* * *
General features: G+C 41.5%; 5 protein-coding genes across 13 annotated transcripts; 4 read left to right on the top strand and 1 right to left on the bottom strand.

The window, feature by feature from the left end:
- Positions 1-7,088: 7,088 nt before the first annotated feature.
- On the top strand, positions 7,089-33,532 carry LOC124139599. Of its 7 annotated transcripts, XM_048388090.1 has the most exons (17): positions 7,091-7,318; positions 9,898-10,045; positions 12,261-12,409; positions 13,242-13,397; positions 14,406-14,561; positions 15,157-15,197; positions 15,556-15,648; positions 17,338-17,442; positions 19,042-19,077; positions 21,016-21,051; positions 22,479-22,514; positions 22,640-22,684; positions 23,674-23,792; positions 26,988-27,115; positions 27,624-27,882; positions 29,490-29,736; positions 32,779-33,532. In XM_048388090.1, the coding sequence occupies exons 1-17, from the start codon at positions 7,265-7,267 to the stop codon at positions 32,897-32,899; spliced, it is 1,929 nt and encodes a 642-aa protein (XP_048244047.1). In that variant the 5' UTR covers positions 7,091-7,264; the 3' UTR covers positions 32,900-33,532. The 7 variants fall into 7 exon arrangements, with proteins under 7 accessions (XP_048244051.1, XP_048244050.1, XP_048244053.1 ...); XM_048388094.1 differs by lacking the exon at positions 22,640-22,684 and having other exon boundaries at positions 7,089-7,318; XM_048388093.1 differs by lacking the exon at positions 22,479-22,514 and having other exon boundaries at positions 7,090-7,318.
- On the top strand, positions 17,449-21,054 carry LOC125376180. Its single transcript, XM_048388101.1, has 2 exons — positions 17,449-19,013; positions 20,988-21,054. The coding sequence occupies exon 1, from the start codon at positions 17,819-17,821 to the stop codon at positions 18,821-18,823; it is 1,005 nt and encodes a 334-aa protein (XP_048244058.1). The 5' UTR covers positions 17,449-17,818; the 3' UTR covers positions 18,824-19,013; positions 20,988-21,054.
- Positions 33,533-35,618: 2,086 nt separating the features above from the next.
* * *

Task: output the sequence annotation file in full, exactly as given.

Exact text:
General features: G+C 41.5%; 5 protein-coding genes across 13 annotated transcripts; 4 read left to right on the top strand and 1 right to left on the bottom strand.

The window, feature by feature from the left end:
- Positions 1-7,088: 7,088 nt before the first annotated feature.
- On the top strand, positions 7,089-33,532 carry LOC124139599. Of its 7 annotated transcripts, XM_048388090.1 has the most exons (17): positions 7,091-7,318; positions 9,898-10,045; positions 12,261-12,409; positions 13,242-13,397; positions 14,406-14,561; positions 15,157-15,197; positions 15,556-15,648; positions 17,338-17,442; positions 19,042-19,077; positions 21,016-21,051; positions 22,479-22,514; positions 22,640-22,684; positions 23,674-23,792; positions 26,988-27,115; positions 27,624-27,882; positions 29,490-29,736; positions 32,779-33,532. In XM_048388090.1, the coding sequence occupies exons 1-17, from the start codon at positions 7,265-7,267 to the stop codon at positions 32,897-32,899; spliced, it is 1,929 nt and encodes a 642-aa protein (XP_048244047.1). In that variant the 5' UTR covers positions 7,091-7,264; the 3' UTR covers positions 32,900-33,532. The 7 variants fall into 7 exon arrangements, with proteins under 7 accessions (XP_048244051.1, XP_048244050.1, XP_048244053.1 ...); XM_048388094.1 differs by lacking the exon at positions 22,640-22,684 and having other exon boundaries at positions 7,089-7,318; XM_048388093.1 differs by lacking the exon at positions 22,479-22,514 and having other exon boundaries at positions 7,090-7,318.
- On the top strand, positions 17,449-21,054 carry LOC125376180. Its single transcript, XM_048388101.1, has 2 exons — positions 17,449-19,013; positions 20,988-21,054. The coding sequence occupies exon 1, from the start codon at positions 17,819-17,821 to the stop codon at positions 18,821-18,823; it is 1,005 nt and encodes a 334-aa protein (XP_048244058.1). The 5' UTR covers positions 17,449-17,818; the 3' UTR covers positions 18,824-19,013; positions 20,988-21,054.
- Positions 33,533-35,618: 2,086 nt separating the features above from the next.